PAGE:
Marcus lined up for Ionio
From JIM McGRATH in London
NEWMARKET trainer Clive Brittain is reserving the ride on Ionio in the Queen Elizabeth II Cup on April 1 for champion jockey Basil Marcus, the man who first won on the progressive four-year-old.
Brittain said that Marcus phoned him earlier this week, pointing out there was a distinct possibility he could be available to take the mount in Hong Kong's newest international race, to be run over 2,200 metres at Sha Tin.
'I'm 90 per cent sure that Basil will be able to ride Ionio,' said Brittain. 'And until I get a definite answer, I will be holding the mount for him.
'Basically, it makes a lot of sense to book him for the ride as he is one of the best jockeys in Hong Kong - and he won on the horse at Ascot as a two-year-old.' That win came in the seven-furlong EBF Sandwich Stakes on July 23, 1993, on the eve of the King George VI and Queen Elizabeth Diamond Stakes, won by the Michael Stoute-trained Opera House. It was Ionio's only run as a juvenile.
Ionio has apparently taken no harm from his outing at Lingfield Park on Saturday, when he scrambled home a decisive winner of a 2,000-metre race on the all-weather track on his seasonal debut.
'He lost 10 kilos with the race and the travelling but he has already put most of that back on and he seems to be thriving,' trainer Brittain reported.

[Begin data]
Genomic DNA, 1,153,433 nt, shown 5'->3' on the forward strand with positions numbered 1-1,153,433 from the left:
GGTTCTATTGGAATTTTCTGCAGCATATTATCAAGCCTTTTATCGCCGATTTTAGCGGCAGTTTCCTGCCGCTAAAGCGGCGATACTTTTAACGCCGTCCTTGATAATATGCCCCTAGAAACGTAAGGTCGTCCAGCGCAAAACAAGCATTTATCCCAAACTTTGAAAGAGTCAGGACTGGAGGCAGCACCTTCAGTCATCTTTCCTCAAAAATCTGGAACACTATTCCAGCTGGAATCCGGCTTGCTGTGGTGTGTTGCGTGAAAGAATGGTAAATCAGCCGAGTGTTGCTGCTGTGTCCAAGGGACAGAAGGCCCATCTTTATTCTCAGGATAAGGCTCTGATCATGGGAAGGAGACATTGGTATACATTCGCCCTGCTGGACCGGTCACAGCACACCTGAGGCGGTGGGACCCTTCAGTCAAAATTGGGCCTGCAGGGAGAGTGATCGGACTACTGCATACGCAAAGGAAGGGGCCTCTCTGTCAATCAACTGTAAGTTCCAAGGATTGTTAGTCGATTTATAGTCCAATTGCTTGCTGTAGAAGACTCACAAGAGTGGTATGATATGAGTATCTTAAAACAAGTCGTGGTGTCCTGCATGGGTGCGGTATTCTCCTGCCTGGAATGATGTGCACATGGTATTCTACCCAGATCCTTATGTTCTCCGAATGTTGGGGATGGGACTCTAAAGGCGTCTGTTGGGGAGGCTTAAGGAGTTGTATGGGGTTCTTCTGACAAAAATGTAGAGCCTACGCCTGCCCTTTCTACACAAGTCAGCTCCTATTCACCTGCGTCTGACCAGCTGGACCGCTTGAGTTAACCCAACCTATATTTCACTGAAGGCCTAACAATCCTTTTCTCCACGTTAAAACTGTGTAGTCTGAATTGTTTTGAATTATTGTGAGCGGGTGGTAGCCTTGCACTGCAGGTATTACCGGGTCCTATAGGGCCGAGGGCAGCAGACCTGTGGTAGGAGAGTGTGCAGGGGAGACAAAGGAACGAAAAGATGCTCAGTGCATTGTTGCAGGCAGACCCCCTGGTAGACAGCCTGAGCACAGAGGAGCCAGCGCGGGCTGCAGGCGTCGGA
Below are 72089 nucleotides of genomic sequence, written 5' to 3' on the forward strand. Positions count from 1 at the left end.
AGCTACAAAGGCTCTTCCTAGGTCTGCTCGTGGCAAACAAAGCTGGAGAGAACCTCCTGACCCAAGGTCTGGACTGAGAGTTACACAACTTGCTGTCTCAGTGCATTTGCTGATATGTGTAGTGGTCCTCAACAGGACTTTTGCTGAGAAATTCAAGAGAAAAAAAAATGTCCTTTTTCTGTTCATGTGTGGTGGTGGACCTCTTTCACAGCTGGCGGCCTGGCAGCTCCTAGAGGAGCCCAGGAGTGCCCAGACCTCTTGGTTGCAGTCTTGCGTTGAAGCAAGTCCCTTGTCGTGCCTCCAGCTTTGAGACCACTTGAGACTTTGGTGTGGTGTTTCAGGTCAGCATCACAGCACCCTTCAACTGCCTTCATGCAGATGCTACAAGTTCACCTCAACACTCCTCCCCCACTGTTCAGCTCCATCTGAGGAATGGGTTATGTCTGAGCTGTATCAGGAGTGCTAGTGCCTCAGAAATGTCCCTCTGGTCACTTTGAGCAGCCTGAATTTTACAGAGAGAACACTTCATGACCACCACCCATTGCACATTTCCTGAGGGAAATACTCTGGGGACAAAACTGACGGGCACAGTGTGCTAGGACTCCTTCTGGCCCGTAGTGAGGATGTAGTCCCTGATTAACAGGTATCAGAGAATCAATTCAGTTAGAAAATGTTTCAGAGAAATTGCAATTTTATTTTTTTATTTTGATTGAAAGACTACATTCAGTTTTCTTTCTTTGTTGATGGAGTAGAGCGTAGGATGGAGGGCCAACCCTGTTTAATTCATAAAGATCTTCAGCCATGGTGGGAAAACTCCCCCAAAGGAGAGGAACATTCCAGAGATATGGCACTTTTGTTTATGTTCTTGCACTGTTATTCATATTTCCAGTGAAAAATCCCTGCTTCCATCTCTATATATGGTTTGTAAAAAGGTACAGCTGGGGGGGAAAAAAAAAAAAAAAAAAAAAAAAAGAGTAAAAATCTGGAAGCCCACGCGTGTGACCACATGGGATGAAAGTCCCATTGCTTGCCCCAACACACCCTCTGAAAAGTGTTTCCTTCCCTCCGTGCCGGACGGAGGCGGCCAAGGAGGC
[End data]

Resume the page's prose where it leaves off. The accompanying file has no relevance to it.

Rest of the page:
'He was running very lazily at the finish, but Brett Doyle [his rider] was equal to the task and kept him going.
'It gave us all a bit of a thrill, but that run will do him the world of good. There are no plans to fit blinkers at this stage.' Ionio's long-term mission is the Japan Cup in November.
Brittain is never less than enthusiastic about his globetrotting stars, and he firmly believes Ionio, a son of Silver Hawk, could develop into one of his best.
'I hope he can take to the travelling and win in Hong Kong. We will give him a break mid-season and train him at the back-end for races such as the Rothmans International at Woodbine and the Japan Cup,' Brittain added.
Meanwhile, the BBC has underlined its committment to racing by negotiating a renewal of its exclusive contract to cover the Martell Grand National at Aintree for a further five years, taking it up to the year 2000. The contract covers both television and radio rights.
With average domestic viewing figures of around 16 million, the Grand National ranks as television's highest-rating sports event covered on a regular basis.
Last year's figure of 16.7 million put the race second only to the record 24 million audience for Torvill and Dean's one-off performance at the Winter Olympics in Lillehammer.